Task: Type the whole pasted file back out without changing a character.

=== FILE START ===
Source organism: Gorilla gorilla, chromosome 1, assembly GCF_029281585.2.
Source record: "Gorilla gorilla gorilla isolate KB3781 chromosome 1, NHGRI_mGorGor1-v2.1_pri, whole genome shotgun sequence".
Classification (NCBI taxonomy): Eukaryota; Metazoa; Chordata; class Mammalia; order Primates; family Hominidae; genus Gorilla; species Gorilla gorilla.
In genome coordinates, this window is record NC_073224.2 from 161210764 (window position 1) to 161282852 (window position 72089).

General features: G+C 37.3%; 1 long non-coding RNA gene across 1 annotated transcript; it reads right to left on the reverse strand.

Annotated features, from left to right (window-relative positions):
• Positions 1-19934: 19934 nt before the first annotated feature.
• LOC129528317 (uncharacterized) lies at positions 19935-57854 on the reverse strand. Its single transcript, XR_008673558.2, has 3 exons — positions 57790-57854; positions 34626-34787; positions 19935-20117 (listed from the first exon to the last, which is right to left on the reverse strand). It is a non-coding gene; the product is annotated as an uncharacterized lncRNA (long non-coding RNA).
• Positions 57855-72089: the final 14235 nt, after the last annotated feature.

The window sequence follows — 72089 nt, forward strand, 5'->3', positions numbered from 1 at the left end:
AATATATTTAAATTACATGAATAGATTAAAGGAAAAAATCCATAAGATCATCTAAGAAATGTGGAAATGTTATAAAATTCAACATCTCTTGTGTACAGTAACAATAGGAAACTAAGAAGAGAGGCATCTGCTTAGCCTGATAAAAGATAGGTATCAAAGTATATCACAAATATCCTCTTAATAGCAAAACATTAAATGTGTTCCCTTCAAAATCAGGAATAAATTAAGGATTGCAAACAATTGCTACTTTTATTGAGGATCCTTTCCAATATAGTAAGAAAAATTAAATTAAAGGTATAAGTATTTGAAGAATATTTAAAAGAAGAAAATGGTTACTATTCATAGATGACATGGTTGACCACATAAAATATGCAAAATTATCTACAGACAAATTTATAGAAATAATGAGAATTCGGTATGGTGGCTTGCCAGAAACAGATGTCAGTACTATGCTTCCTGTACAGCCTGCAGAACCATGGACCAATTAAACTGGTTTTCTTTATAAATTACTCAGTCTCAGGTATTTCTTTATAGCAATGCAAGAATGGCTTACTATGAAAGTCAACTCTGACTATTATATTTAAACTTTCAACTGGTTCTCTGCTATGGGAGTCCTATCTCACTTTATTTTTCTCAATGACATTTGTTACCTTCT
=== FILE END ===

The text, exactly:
Source organism: Gorilla gorilla, chromosome 1, assembly GCF_029281585.2.
Source record: "Gorilla gorilla gorilla isolate KB3781 chromosome 1, NHGRI_mGorGor1-v2.1_pri, whole genome shotgun sequence".
Classification (NCBI taxonomy): Eukaryota; Metazoa; Chordata; class Mammalia; order Primates; family Hominidae; genus Gorilla; species Gorilla gorilla.
In genome coordinates, this window is record NC_073224.2 from 161210764 (window position 1) to 161282852 (window position 72089).

General features: G+C 37.3%; 1 long non-coding RNA gene across 1 annotated transcript; it reads right to left on the reverse strand.

Annotated features, from left to right (window-relative positions):
• Positions 1-19934: 19934 nt before the first annotated feature.
• LOC129528317 (uncharacterized) lies at positions 19935-57854 on the reverse strand. Its single transcript, XR_008673558.2, has 3 exons — positions 57790-57854; positions 34626-34787; positions 19935-20117 (listed from the first exon to the last, which is right to left on the reverse strand). It is a non-coding gene; the product is annotated as an uncharacterized lncRNA (long non-coding RNA).
• Positions 57855-72089: the final 14235 nt, after the last annotated feature.

The window sequence follows — 72089 nt, forward strand, 5'->3', positions numbered from 1 at the left end:
AATATATTTAAATTACATGAATAGATTAAAGGAAAAAATCCATAAGATCATCTAAGAAATGTGGAAATGTTATAAAATTCAACATCTCTTGTGTACAGTAACAATAGGAAACTAAGAAGAGAGGCATCTGCTTAGCCTGATAAAAGATAGGTATCAAAGTATATCACAAATATCCTCTTAATAGCAAAACATTAAATGTGTTCCCTTCAAAATCAGGAATAAATTAAGGATTGCAAACAATTGCTACTTTTATTGAGGATCCTTTCCAATATAGTAAGAAAAATTAAATTAAAGGTATAAGTATTTGAAGAATATTTAAAAGAAGAAAATGGTTACTATTCATAGATGACATGGTTGACCACATAAAATATGCAAAATTATCTACAGACAAATTTATAGAAATAATGAGAATTCGGTATGGTGGCTTGCCAGAAACAGATGTCAGTACTATGCTTCCTGTACAGCCTGCAGAACCATGGACCAATTAAACTGGTTTTCTTTATAAATTACTCAGTCTCAGGTATTTCTTTATAGCAATGCAAGAATGGCTTACTATGAAAGTCAACTCTGACTATTATATTTAAACTTTCAACTGGTTCTCTGCTATGGGAGTCCTATCTCACTTTATTTTTCTCAATGACATTTGTTACCTTCT